Students get wild about NZ
Wild About New Zealand educator
Birds are the focus this term for Wild About NZ students at local Western Bay of Plenty participating schools.
The students started the term with a refresher on New Zealand’s native and introduced birds following on from the garden bird survey last term.
They also have learned how to do five-minute bird surveys around the school grounds to look and listen for birds and can use their new skills to survey birds around their own place.
The first field trips of the term allowed the students to explore forest birds in their natural environment.
Fairhaven School students walked part of the tawa trig and fortunately most of the birds they saw were native birds.
They heard a grey warbler and pu¯keko, saw tui, harriers and piwakawaka (fantails). They also saw some holes in the bank that may be kingfisher nests.
On the way back to school a kereru¯ was spotted in downtown Te Puke. They were surprised but then realised that the trees lining the main street are pu¯riri trees whose berries are one of the kereru¯’s favourite.
On September 11 the group got to go to Maketu¯, lead by Tania Bramley from Maketu¯ Ongatoro Wetland Society.
Tania had a whole range of New Zealand native birds to show the students. All the birds were found around Maketu¯, some dead because of unfortunate circumstances.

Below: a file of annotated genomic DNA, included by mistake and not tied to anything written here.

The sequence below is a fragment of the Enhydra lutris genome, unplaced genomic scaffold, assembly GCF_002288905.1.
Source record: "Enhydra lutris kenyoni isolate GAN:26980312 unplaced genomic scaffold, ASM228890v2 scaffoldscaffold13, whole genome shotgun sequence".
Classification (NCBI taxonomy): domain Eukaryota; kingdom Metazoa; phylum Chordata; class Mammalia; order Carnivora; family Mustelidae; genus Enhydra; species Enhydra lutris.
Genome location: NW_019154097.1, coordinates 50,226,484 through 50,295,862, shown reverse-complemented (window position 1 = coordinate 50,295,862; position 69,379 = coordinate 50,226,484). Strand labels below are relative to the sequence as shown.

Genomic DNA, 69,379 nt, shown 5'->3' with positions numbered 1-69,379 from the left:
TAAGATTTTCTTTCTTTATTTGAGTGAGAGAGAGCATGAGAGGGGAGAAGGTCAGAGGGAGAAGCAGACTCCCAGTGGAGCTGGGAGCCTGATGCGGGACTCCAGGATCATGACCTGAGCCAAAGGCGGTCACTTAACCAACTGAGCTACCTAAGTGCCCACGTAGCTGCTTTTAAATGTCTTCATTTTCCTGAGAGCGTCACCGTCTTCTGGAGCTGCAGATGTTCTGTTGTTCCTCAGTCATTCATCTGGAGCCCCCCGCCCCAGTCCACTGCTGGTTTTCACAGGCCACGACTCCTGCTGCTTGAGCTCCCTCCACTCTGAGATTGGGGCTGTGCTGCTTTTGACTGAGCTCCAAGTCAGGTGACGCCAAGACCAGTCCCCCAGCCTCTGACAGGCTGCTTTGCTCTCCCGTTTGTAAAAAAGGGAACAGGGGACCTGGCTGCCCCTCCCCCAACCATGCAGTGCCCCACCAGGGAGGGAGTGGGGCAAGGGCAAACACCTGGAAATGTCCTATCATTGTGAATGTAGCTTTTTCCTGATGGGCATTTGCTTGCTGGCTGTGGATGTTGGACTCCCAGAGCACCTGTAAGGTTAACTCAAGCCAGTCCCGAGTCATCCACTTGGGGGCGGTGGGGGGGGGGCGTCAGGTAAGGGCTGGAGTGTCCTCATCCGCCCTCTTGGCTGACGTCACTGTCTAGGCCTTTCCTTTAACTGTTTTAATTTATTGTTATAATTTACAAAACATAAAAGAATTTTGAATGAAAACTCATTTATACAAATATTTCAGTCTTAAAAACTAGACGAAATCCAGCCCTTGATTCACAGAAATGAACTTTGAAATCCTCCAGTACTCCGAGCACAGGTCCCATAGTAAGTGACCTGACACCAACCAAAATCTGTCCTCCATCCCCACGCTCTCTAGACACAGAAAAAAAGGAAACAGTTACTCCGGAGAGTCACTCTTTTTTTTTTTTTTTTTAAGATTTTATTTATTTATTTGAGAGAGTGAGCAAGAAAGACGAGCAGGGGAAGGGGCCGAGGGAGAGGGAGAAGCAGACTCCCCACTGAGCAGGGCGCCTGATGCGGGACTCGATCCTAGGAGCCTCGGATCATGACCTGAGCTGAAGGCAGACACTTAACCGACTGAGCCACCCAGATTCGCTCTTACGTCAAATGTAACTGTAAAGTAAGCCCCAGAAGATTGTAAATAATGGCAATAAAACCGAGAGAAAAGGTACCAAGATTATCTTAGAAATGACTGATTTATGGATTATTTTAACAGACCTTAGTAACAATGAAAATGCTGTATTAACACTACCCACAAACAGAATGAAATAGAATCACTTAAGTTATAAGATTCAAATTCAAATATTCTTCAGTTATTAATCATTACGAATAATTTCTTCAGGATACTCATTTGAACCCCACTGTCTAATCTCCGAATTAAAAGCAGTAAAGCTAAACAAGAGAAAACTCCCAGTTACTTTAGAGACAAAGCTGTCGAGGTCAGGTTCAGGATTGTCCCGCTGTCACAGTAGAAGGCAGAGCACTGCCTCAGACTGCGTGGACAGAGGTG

A variable oyster catcher died because string was caught on its feet and it couldn’t walk to feed. A little blue penguin was killed by a dog on Newdicks Beach.
It’s really important to keep dogs on leads while near shore birds.
The students used binoculars to look for a check list of shore birds across the spit. Most of the birds were spotted including, black backed gulls, dotterels and a pair of caspian terns were fighting in the sky.
The students are looking forward to the term’s last event, the great kereru¯ count.
People can carry out their own bird observations at home including participating in the kereru¯ count.
Looking for plants birds are feeding on around the neighbourhood can give ideas on what to plant to attract birds into people’s gardens.
■ For more information about Wild About NZ check out our website www.wildaboutnz.co.nz
STUDENTS checking out the birds on Maketu¯ Spit as part of a Wild About NZ field trip.